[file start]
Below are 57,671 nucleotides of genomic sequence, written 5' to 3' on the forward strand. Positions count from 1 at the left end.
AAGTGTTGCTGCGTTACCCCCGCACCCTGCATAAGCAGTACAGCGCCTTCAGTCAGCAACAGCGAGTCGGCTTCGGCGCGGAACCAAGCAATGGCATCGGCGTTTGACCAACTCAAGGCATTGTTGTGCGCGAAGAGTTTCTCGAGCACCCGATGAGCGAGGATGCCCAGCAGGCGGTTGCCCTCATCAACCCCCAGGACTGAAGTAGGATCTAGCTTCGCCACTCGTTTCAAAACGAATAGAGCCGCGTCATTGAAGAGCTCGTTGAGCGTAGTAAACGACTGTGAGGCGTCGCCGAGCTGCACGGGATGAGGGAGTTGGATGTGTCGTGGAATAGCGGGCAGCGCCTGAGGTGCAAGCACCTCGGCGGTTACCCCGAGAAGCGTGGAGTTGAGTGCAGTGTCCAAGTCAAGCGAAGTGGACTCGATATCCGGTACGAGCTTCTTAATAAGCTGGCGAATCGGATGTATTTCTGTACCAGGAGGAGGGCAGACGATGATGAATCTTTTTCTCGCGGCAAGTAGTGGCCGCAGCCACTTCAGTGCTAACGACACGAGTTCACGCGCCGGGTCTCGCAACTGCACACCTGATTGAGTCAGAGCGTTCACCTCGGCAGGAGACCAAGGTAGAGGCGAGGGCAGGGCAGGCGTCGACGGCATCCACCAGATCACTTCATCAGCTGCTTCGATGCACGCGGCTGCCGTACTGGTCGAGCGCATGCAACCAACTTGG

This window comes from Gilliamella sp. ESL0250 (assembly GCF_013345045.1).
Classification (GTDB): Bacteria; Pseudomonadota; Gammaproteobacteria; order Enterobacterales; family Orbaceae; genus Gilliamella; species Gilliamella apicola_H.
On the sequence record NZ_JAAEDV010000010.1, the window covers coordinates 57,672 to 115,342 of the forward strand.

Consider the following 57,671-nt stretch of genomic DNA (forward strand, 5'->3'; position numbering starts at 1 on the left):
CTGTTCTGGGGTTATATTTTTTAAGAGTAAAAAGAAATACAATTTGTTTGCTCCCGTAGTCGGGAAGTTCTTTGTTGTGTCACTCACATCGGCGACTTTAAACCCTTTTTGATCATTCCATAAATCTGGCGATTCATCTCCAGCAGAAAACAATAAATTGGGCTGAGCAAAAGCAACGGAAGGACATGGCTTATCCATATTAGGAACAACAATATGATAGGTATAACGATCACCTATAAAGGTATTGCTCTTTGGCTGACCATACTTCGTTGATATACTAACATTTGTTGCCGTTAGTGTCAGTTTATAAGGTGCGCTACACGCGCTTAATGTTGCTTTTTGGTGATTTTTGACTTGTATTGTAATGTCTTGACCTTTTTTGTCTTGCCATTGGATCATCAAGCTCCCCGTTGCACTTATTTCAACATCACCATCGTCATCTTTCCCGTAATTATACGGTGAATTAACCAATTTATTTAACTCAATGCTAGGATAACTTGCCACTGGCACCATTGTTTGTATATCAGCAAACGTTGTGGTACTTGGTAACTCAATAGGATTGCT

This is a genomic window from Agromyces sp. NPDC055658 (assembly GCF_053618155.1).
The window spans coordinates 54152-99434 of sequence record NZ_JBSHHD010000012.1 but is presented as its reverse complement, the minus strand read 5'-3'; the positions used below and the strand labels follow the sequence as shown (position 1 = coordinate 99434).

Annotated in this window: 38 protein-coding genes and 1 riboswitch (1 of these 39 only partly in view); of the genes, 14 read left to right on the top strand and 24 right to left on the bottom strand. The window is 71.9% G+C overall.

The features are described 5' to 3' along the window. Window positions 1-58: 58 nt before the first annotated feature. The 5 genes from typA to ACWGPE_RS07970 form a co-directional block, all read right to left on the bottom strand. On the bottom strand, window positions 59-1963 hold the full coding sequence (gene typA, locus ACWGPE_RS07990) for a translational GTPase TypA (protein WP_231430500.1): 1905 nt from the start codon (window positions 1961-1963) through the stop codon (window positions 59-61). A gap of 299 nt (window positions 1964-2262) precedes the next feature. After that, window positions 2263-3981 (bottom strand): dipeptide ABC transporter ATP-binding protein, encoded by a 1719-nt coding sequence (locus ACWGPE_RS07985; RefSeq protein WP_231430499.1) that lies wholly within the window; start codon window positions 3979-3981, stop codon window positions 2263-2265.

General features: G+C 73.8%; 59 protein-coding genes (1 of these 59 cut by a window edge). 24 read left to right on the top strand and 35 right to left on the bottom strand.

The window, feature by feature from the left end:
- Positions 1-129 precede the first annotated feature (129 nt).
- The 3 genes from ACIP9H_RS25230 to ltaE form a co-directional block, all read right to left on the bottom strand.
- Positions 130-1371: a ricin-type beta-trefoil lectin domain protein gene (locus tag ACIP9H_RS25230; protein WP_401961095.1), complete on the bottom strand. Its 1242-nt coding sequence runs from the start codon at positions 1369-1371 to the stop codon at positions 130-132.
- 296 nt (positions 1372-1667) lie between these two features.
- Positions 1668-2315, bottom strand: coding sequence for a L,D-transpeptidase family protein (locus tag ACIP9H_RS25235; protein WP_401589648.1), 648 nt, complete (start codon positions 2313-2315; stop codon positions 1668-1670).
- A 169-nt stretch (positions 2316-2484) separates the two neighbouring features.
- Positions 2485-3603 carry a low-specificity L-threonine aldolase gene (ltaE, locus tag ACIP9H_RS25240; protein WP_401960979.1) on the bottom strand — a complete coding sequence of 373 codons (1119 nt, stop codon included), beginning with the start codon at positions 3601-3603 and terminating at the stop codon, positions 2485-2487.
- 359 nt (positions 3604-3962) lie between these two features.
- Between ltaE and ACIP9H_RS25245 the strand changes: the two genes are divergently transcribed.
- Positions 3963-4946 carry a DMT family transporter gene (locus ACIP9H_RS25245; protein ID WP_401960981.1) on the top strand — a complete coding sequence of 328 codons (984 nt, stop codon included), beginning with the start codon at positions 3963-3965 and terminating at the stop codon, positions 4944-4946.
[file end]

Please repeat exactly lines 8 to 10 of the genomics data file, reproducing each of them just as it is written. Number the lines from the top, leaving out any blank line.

This is a genomic window from Agromyces sp. NPDC055658 (assembly GCF_053618155.1).
The window spans coordinates 54152-99434 of sequence record NZ_JBSHHD010000012.1 but is presented as its reverse complement, the minus strand read 5'-3'; the positions used below and the strand labels follow the sequence as shown (position 1 = coordinate 99434).

Annotated in this window: 38 protein-coding genes and 1 riboswitch (1 of these 39 only partly in view); of the genes, 14 read left to right on the top strand and 24 right to left on the bottom strand. The window is 71.9% G+C overall.